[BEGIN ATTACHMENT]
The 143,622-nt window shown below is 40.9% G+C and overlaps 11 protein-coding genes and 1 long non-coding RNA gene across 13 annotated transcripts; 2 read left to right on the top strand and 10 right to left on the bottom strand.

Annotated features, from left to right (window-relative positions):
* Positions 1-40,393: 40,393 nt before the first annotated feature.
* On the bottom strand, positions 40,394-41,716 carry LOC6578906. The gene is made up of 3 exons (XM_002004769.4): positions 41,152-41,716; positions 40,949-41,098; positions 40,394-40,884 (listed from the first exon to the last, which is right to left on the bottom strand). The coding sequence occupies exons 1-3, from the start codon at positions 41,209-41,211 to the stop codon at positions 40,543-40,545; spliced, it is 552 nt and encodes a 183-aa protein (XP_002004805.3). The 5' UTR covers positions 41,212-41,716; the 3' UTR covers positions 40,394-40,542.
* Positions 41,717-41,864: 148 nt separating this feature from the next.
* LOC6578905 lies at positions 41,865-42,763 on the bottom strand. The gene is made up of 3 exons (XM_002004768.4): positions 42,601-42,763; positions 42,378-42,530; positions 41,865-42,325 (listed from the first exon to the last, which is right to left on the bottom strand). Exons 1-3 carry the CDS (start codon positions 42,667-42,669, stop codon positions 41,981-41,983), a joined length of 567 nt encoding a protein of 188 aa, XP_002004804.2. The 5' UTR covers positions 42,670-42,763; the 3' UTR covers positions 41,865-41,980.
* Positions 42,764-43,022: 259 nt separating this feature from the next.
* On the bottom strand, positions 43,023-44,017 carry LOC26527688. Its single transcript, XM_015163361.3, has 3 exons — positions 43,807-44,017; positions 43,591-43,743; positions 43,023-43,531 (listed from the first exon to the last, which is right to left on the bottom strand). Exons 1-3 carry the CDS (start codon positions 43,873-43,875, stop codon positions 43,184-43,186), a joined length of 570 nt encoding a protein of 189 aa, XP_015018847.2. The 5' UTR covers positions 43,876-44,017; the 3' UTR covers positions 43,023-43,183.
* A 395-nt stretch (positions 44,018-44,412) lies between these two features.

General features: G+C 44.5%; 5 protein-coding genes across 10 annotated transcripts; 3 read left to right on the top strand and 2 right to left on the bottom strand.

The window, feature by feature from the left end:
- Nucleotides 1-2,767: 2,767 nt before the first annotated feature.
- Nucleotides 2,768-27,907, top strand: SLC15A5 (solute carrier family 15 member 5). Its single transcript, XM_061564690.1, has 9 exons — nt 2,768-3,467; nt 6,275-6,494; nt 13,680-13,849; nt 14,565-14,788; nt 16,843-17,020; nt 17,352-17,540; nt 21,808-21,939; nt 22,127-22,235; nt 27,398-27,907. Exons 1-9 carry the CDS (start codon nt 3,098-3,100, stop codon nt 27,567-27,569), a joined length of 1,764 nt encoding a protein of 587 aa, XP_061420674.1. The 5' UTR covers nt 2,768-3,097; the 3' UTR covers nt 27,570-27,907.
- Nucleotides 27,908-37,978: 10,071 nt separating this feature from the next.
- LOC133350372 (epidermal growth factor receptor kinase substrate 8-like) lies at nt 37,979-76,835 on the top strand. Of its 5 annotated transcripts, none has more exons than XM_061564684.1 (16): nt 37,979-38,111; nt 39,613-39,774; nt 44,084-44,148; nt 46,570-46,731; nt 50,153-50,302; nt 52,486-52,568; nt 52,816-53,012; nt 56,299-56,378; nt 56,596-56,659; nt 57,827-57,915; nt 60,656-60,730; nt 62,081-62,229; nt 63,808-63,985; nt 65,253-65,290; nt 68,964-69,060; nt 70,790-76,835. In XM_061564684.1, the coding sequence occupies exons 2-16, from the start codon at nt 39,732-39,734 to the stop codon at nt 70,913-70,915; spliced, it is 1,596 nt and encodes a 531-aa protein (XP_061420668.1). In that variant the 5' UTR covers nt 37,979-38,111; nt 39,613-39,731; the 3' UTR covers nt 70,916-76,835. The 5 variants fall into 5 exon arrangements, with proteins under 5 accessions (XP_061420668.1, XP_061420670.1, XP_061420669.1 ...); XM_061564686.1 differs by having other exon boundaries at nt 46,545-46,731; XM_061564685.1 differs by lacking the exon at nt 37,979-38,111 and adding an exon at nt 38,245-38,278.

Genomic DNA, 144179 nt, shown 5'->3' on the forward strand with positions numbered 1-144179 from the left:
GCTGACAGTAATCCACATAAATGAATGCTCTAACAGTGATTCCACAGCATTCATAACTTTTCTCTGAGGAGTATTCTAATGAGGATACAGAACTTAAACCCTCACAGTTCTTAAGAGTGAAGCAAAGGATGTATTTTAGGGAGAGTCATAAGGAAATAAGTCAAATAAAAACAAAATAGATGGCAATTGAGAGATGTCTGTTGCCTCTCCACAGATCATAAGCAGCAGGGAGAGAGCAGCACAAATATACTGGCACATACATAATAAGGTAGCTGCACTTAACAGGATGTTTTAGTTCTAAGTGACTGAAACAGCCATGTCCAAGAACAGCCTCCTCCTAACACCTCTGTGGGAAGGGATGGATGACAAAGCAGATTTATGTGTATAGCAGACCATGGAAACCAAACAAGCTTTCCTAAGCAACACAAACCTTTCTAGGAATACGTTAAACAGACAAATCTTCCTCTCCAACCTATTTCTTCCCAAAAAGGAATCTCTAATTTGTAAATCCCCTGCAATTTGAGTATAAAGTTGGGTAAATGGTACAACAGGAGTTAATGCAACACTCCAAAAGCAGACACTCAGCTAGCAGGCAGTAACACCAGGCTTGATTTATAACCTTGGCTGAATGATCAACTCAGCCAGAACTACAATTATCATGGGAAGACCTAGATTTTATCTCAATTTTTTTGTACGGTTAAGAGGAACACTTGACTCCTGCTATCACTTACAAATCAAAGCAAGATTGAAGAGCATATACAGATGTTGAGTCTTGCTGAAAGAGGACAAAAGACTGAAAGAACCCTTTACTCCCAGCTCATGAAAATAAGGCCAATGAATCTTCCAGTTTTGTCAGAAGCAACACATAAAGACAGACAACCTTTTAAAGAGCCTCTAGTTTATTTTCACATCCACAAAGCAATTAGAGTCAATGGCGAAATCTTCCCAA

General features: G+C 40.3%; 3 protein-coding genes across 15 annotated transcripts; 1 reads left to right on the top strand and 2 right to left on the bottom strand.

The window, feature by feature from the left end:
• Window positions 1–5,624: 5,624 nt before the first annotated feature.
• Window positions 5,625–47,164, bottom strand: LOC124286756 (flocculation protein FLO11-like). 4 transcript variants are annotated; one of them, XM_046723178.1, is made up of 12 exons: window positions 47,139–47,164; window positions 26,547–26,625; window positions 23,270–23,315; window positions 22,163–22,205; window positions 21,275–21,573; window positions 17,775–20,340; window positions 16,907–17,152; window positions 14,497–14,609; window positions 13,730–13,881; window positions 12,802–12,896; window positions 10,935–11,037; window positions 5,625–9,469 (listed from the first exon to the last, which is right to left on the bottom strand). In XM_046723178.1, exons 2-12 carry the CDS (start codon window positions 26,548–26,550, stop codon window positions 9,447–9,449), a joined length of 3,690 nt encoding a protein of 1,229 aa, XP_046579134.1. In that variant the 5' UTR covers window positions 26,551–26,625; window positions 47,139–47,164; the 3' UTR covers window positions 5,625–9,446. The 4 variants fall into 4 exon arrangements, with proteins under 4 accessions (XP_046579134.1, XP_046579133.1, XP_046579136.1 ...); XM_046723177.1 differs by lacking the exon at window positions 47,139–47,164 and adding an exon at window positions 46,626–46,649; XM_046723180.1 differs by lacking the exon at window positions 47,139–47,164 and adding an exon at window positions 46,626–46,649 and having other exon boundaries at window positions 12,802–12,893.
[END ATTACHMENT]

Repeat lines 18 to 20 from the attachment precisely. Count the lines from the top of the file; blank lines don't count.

General features: G+C 40.3%; 3 protein-coding genes across 15 annotated transcripts; 1 reads left to right on the top strand and 2 right to left on the bottom strand.

The window, feature by feature from the left end:
• Window positions 1–5,624: 5,624 nt before the first annotated feature.